While a preferred embodiment of the invention has been shown and described, various modifications may be made therein without department from the spirit and scope of the invention, and it is deemed therefore, that only such limitations shall be placed on the inventions as are imposed by the prior art and set forth in the ap pended claims.
1. An integrated transducer assembly for application to a body surface and electrical connection to a monitoring device to sense physiologic parameters comprising a non-limp flexible printed circuit member,
sensing means bonded to and electrically connected to said flexible printed circuit member for providing electrical output signals representative of the physiologic parameters of at least respiratory activity and heart activity,
said sensing means including strain sensitive resistance means adapted for sensing respiration activity and a plurality of electrodes adapted for sensing heart activity, and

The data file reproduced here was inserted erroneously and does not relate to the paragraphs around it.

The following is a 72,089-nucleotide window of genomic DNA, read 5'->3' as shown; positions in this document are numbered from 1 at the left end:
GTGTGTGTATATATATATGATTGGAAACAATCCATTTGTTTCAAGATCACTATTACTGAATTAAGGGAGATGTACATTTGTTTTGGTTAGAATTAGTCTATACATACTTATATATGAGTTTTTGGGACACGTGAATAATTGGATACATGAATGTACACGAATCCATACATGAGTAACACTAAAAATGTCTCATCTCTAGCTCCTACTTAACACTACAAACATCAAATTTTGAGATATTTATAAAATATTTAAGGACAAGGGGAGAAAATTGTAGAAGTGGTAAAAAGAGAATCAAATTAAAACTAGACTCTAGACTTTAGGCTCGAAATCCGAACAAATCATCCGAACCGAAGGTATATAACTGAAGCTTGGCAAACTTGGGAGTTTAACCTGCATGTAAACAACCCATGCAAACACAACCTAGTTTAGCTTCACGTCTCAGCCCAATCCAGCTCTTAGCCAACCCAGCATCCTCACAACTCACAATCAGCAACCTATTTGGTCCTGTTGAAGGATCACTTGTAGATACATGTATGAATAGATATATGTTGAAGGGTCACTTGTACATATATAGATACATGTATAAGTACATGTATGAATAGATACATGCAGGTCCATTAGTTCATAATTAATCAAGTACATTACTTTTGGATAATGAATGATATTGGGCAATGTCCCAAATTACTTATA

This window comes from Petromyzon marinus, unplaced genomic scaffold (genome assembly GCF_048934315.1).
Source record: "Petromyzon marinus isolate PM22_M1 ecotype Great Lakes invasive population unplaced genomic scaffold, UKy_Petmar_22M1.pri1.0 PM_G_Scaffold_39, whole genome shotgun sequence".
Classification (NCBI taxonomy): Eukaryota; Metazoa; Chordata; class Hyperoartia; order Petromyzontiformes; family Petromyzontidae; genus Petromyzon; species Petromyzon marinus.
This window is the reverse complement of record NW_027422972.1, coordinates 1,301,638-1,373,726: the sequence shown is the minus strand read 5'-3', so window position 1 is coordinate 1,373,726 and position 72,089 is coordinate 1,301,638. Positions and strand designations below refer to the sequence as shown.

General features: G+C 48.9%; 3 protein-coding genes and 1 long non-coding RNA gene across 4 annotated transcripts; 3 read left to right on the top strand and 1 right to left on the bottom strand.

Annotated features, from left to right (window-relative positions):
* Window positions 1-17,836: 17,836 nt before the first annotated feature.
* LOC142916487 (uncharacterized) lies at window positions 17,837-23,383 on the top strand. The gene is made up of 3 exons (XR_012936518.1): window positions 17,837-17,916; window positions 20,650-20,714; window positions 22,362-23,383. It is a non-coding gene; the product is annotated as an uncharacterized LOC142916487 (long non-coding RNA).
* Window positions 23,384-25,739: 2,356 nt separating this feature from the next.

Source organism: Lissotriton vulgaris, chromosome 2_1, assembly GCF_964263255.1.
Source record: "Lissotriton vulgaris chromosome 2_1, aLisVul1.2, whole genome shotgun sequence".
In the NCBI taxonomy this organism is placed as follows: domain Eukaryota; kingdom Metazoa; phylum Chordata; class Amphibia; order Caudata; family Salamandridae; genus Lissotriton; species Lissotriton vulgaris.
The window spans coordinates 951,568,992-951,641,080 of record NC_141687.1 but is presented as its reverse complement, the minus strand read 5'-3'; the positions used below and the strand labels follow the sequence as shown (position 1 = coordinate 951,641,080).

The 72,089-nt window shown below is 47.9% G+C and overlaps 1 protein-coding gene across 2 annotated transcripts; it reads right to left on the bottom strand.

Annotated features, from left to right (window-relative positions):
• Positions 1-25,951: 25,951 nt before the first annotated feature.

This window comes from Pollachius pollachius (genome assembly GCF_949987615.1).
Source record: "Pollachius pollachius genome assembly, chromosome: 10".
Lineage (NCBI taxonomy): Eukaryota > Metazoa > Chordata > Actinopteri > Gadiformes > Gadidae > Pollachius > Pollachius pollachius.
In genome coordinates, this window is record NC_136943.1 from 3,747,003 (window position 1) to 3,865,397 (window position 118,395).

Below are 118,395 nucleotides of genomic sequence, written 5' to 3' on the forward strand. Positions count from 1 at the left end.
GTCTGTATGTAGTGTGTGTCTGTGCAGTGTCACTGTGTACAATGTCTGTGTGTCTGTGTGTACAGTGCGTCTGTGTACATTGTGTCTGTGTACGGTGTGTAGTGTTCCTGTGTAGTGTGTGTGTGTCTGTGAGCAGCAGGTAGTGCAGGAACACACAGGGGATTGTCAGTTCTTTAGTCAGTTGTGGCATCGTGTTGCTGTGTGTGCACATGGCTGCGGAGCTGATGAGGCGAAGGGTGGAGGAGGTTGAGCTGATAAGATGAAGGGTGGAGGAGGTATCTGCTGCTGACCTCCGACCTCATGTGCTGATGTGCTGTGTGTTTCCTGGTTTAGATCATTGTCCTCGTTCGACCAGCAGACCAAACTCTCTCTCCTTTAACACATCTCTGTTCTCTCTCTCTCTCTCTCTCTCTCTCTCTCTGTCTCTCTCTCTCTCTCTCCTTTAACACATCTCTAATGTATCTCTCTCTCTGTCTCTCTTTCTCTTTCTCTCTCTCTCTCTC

holding means adapted to hold said printed circuit member against the body surface to condition said circuit member to deflect in response to the respiratory process, and enabling said resistance means to produce electrical output signals indicative of respiration.
2. An integrated transducer assembly according to claim 1 whereby said sensing means further includes a thermistor adapted for contact with the body surface for sensing body surface temperature.
3. An integrated transducer assembly according to claim 1 including,
electrical monitoring means connected with said flexible printed circuit member to produce electrical output signals indicative of respiratory activity and heart activity.
4. An integrated transducer assembly according to claim 1 including,
recessed apertures for exposing said electrodes and adapted to contain electrode paste therein upon application of the integrated transducer assembly to a body surface.
5. An integrated transducer assembly according to claim 1 including:
a single output cable electrically connected with said flexible printed circuit member for directing said electrical output signals to said monitoring device, and
wherein said flexible printed circuit member includes electrical terminal means positioned at one end thereof for electrical connection with said output cable.
References Cited UNITED STATES PATENTS 3,409,737 11/1968 Settler et a1. 7282.05UX
6 OTHER REFERENCES Simpson et al.: The Lancet, Oct. 13, 1962, pp. 759- 760.
Leask et al.: The Lancet, May 16, 1964, p. 1082.
WILLIAM E. KAMM, Primary Examiner US. Cl. X.R. 128-2.1